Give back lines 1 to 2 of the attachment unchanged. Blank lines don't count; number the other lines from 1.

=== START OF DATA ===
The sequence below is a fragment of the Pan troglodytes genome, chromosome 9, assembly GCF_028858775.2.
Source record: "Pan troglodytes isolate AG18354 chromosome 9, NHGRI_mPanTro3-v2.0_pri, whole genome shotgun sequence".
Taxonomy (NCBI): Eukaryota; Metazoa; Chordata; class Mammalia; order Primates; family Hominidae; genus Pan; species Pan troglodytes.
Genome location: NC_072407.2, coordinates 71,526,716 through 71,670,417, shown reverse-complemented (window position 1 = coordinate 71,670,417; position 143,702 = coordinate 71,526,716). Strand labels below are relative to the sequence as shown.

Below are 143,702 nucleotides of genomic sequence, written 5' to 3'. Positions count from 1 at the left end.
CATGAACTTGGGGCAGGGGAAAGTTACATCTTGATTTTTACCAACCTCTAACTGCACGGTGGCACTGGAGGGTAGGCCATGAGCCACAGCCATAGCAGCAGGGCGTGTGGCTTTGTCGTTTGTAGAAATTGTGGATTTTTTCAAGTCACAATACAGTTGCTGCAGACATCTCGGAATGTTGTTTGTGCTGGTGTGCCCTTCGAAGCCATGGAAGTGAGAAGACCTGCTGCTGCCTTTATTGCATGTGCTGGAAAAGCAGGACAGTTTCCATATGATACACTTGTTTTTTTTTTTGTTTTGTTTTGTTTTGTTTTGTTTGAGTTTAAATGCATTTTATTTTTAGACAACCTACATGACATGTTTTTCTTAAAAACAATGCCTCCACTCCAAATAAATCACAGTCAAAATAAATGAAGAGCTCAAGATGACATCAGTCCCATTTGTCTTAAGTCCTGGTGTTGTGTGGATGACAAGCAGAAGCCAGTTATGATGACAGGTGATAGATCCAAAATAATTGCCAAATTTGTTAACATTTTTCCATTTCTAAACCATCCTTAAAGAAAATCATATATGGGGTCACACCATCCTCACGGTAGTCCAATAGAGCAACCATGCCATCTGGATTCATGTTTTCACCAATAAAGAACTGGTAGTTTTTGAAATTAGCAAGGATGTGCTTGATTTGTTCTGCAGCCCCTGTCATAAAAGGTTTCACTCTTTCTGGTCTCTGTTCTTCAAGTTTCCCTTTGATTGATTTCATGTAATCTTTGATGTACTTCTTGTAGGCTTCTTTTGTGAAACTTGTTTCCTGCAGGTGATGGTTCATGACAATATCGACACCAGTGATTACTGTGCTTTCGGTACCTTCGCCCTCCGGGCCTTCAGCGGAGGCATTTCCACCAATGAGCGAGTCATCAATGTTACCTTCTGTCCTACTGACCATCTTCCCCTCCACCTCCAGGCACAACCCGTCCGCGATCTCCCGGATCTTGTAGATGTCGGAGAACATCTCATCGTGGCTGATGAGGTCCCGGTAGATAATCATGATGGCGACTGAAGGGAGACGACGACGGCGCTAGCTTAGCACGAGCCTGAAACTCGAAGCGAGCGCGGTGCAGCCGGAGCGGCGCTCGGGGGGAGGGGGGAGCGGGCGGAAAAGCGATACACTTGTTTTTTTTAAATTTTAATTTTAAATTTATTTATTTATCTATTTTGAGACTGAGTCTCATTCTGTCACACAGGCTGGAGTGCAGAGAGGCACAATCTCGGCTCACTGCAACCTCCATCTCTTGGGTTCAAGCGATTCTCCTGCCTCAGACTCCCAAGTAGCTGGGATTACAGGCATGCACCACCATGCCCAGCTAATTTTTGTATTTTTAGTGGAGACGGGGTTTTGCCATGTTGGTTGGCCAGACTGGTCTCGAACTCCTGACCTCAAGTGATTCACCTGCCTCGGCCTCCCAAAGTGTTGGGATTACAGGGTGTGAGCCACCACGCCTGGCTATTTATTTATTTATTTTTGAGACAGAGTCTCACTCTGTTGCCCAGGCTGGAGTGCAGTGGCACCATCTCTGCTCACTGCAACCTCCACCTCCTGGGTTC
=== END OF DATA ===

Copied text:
The sequence below is a fragment of the Pan troglodytes genome, chromosome 9, assembly GCF_028858775.2.
Source record: "Pan troglodytes isolate AG18354 chromosome 9, NHGRI_mPanTro3-v2.0_pri, whole genome shotgun sequence".